Battle for Zendikar, Magic: The Gathering’s second verse in its love song to Lovecraft, is an odd set when you’re at the mercy of a randomized deck. The set abounds with potential for synergy — ramp into great and powerful monsters, or have your Eldrazi drones chew up the top of opposing decks to fuel your processors’ H. R. Giger dreams — but should you find yourself without a key component, things go south in a tentacular mess. Luckily, such messes further devolve into slugfest.
Which is all to say that Saturday’s pre-release tournament didn’t end well for me. I was dissolved and crushed into little gathering pieces.
The six packs I opened were deep on green — my Giant Mantises, Woodland Wanderer, and a big Oran-Rief Hydra could all pull their weight — but shallow in blue and white (a triple set of Smite the Monstrous was the most tempting of the bunch). Red and black looked roughly equivalent in strength but the former had a bit more in the way of removal: A pair of Stonefuries and a Touch of the Void pulled me down that path, resulting in a red-green landfallian hybrid. To top it off, with all the elegance of a thumb to an eyeball, I jammed in a touch of blue for Kiora, Master of the Depths.
A blistering start with a Makindi Sliderunner didn’t pull me far enough to escape the overwhelming card value of an army of white and blue awoken lands; game one, an Roil Spout followed up an ingesting Mist Intruder sent my Mantis and any chances of winning to the ether. Now uninhibited by my lack of anti-air critters, the Mist Intruder and a Courier Griffen bled me out. Game two, our armies were at a standoff until his Encircling Fissure caught me unawares, letting his 4/4 awoken lands escape combat to fight again while sending mine to the graveyard.
Switching over to black and green, I found a better groove thanks to Culling Drones, a Sludge Crawler, and Dominator Drone in lieu of red foot soldiers. These ingesters enabled my Wasteland Strangler to choke out middle-sized threats. Strangler did its thing against a black and white life-pumping deck, which was piloted by a genuinely pleasant fellow sporting a Misfits backpack and a denim jacket. My band of misfits, drones, and crawlers curved out and whittled his life to zero the first game. Game two, the Strangler once again strangled, but this time paved the way for a beefy 7/6 Plated Crusher to suck down his life in gobs.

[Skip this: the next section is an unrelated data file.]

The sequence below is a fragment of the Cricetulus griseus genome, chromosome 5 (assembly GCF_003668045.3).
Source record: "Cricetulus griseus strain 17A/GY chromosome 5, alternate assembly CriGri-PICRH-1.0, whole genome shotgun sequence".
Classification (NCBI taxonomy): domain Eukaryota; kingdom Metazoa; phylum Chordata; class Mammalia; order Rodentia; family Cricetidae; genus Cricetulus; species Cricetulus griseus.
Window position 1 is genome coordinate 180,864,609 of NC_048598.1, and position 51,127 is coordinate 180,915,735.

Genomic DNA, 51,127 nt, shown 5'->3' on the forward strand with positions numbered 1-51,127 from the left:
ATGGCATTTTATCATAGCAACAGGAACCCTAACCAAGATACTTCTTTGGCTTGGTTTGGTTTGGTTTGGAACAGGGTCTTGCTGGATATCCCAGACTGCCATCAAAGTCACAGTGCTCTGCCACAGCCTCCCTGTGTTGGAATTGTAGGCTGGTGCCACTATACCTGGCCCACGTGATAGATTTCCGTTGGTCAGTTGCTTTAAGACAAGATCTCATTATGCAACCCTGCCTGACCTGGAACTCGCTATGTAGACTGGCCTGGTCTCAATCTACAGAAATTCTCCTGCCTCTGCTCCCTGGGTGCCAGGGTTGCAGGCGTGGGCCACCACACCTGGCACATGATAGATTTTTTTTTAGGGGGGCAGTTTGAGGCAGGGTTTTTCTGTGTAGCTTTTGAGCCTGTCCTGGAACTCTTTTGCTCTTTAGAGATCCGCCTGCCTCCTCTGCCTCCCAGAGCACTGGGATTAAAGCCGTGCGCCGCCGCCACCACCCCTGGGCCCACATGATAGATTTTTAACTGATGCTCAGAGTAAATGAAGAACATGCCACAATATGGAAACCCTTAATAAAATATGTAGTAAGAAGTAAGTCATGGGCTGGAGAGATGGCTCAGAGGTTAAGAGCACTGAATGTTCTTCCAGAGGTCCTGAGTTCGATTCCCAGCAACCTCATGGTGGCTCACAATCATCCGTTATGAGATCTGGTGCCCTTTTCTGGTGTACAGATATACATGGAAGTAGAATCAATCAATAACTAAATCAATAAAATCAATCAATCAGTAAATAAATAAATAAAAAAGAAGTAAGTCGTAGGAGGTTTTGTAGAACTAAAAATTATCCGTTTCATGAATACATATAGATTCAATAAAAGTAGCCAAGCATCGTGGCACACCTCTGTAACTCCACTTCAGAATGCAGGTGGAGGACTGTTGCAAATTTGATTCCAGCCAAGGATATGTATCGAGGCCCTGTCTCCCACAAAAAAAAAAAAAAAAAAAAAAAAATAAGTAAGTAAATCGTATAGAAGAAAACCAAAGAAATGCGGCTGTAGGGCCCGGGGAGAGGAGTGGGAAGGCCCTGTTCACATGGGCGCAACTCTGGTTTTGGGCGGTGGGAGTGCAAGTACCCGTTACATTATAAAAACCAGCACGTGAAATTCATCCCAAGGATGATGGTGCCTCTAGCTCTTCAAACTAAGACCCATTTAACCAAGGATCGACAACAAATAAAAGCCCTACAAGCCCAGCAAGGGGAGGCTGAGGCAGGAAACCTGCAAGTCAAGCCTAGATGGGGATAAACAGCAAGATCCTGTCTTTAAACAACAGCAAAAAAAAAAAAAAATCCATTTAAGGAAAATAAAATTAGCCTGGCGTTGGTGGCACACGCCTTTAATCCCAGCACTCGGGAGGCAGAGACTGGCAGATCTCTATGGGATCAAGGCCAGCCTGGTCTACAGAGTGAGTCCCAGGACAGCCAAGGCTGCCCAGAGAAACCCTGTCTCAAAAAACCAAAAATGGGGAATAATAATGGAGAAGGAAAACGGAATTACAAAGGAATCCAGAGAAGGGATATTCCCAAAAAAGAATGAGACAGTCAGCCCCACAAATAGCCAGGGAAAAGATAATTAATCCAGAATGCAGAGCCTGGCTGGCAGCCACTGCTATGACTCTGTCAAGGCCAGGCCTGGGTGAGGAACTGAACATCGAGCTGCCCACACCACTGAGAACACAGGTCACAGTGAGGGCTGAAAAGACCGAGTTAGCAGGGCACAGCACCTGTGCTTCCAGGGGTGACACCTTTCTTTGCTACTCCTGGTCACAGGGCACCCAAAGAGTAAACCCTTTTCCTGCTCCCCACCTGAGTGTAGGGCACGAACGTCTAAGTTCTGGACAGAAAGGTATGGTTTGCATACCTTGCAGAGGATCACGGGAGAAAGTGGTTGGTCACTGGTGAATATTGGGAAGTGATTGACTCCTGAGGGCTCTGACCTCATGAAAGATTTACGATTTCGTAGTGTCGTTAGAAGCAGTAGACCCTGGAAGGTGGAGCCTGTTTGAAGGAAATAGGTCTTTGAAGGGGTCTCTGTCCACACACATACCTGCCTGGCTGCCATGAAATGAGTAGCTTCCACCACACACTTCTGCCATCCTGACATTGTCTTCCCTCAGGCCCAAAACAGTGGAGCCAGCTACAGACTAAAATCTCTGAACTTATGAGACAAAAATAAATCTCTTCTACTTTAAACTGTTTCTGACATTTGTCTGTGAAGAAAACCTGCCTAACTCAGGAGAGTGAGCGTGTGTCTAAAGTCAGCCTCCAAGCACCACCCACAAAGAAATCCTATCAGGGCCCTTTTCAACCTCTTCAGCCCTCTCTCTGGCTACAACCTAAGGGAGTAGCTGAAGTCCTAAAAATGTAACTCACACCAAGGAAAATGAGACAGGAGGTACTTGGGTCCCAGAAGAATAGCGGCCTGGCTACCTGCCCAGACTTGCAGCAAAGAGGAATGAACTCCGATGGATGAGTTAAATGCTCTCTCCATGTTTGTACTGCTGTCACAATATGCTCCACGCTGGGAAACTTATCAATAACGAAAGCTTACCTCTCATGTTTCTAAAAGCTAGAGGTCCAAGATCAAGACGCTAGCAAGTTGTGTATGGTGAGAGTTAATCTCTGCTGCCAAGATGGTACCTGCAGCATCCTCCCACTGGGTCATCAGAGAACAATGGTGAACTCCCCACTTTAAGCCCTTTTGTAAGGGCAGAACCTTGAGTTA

A controlling blue-black deck tossed a few counterspells in the way of my Eldrazi drone-processing machine. His Fathom Feeder lived up to its name, making sure his hand was well-fed game one. Game two, we traded piddly creatures until a well-timed Ugin’s Insight locked and stocked his hand, providing the ammo to shoot me down in the form of a hungry Bane of Bala Ged. Even without a name, when Annihilator rears its head, you lose games.
Our decks were evenly matched; our mulliganing decisions less so. The first game I stumbled on Swamps and his Dust Stalker left me coughing in its wake. Game two was a bit closer, with my Wasteland Stranger spewing its gastric juices up over an Ulamog’s Nullifier. After I drew first blood, it was only fair he sacrificed Eldrazi drones with back-to-back Bone Splinters, dashing a few of my creatures and my chances of winning.
Despite being so thoroughly trounced, I’m itching to get back into battle. Still, I admit I’m looking forward to the slightly more controlled chaos of draft. I won’t be surprised that, in addition to Battle for Zendikar’s apparent archetypes (the ramp to slow dumb monsters, the ingest-processing grind, the ally deck) there’s room for aggressive creature decks to thread the tentacles to victory.